The hope and the reality of reduced intensity transplants in children with malignant diseases

J. Stein*, G. Dini, I. Yaniv

*Corresponding author for this work

Research output: Contribution to journalArticlepeer-review

Abstract

Reduced intensity preparative regimens are increasingly used for conditioning prior to allogeneic stem cell transplantation. As opposed to classical methods of pre-transplant conditioning, patients receive predominantly immunosuppressive therapies that facilitate early engraftment, while cells within the graft itself promote continuation of the engraftment process. Despite early hopes that this form of transplant would be devoid of grade III and IV acute toxicities, there is a substantial amount of short-term morbidity associated with the technique. Although long-term follow-up is not yet available, it is hoped that these regimens will spare young patients many of the late effects (cataracts, growth retardation, endocrine and reproductive problems) that are often associated with classical pre-transplant conditioning regimens. Reliable engraftment and leukemic control have been demonstrated in a large number of both adult and pediatric transplant recipients of these regimens, many of whom were deemed at high risk for standard conditioning because of serious co-morbidities, previous autologous transplantation or multiply relapsed disease. A brief review of the state of the art of this technology as it applies to pediatric transplantation is presented. Preliminary results of a survey of pediatric transplant centers indicate that a variety of protocols are used for a variety of indications. The use of standardized criteria for implementation of reduced intensity preparative regimens, the use of a limited number of regimens, and more extensive data collection will permit the elaboration of prospective comparative studies of this new and exciting modality.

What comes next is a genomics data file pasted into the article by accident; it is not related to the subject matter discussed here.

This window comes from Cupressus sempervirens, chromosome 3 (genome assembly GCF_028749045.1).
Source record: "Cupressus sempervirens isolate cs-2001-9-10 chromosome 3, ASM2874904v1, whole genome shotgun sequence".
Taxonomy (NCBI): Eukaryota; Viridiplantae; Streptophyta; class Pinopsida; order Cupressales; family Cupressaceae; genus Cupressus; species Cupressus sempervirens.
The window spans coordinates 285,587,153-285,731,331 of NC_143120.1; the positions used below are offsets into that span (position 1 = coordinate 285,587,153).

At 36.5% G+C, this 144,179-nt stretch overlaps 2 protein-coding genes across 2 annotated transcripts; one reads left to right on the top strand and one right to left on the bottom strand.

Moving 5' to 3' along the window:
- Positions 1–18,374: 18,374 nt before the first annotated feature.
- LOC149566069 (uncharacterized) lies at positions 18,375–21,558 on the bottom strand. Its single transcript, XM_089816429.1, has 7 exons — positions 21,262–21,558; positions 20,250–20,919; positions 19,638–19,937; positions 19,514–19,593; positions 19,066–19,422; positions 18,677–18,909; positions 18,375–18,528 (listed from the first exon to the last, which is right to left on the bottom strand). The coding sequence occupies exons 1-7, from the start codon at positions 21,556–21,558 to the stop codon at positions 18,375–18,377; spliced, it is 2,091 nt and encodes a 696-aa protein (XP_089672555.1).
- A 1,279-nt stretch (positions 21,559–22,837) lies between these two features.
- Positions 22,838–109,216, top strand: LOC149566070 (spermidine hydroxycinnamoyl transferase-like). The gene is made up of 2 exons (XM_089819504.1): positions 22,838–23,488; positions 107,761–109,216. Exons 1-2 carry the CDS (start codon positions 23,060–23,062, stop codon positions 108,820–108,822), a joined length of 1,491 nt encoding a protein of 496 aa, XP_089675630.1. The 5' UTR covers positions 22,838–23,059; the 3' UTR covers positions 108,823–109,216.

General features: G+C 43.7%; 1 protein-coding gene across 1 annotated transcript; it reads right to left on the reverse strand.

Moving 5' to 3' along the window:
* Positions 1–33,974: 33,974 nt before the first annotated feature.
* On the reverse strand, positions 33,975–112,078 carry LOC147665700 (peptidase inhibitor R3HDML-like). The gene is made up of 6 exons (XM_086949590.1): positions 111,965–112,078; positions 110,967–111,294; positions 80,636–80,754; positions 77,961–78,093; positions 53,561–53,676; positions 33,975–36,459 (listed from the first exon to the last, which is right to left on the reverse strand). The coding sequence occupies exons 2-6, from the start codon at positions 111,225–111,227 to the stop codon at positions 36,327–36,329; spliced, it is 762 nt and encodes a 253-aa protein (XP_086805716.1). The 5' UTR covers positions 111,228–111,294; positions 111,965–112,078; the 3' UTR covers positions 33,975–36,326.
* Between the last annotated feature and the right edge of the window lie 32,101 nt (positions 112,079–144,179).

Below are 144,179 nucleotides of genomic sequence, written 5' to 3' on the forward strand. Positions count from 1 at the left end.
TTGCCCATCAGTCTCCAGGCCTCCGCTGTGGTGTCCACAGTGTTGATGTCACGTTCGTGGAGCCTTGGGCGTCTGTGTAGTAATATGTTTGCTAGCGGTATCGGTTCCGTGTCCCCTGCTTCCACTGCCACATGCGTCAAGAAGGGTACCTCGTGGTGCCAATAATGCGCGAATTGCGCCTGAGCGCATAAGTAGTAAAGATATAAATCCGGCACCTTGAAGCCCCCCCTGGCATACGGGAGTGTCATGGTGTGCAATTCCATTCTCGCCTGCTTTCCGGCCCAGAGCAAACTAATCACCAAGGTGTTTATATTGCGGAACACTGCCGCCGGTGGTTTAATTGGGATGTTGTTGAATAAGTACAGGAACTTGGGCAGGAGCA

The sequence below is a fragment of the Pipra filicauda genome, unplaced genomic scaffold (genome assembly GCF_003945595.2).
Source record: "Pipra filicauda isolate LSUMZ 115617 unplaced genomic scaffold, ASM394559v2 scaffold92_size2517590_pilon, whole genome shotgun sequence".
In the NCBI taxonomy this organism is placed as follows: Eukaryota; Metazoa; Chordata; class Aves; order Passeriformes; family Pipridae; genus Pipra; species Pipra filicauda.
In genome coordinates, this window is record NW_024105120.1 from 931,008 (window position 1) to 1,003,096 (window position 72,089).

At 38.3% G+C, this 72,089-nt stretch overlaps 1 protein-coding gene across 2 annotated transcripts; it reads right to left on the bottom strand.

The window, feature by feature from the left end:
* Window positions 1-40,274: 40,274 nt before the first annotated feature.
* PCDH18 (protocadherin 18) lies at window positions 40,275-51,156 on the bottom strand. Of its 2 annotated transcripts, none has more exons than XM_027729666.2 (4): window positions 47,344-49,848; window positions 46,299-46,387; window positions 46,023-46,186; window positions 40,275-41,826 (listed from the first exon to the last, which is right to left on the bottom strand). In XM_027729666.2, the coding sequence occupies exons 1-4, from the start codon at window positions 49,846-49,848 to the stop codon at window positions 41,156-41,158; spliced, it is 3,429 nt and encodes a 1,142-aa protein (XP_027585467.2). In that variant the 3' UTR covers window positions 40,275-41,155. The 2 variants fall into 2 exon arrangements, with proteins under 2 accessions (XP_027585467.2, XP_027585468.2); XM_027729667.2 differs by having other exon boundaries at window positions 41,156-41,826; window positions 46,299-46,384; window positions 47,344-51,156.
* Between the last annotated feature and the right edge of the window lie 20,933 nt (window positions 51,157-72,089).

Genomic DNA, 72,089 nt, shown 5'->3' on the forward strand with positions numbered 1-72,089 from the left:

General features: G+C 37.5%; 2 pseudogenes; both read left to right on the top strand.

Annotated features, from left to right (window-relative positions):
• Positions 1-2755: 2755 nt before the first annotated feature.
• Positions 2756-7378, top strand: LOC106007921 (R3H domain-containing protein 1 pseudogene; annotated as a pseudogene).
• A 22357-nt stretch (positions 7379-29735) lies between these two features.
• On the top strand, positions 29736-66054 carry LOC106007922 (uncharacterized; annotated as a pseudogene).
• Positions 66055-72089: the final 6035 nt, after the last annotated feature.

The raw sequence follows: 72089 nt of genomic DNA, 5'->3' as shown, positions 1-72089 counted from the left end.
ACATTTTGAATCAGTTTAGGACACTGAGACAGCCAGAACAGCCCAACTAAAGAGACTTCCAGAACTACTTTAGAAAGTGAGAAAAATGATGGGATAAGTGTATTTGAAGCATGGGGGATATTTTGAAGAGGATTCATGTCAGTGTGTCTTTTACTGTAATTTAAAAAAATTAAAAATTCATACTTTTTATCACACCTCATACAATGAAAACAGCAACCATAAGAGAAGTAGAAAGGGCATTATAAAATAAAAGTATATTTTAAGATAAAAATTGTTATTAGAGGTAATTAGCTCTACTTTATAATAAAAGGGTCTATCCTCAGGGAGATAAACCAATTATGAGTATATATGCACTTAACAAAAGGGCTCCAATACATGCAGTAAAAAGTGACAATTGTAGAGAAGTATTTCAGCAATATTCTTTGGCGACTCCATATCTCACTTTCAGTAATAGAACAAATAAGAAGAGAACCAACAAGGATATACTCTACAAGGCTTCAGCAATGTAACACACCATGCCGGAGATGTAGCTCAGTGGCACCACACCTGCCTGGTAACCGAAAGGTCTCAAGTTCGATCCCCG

Original languageEnglish
Pages (from-to)S39-S43
JournalBone Marrow Transplantation
Volume35
DOIs
StatePublished - Mar 2005

Keywords

  • Pediatrics
  • Reduced intensity
  • Stem cell transplantation

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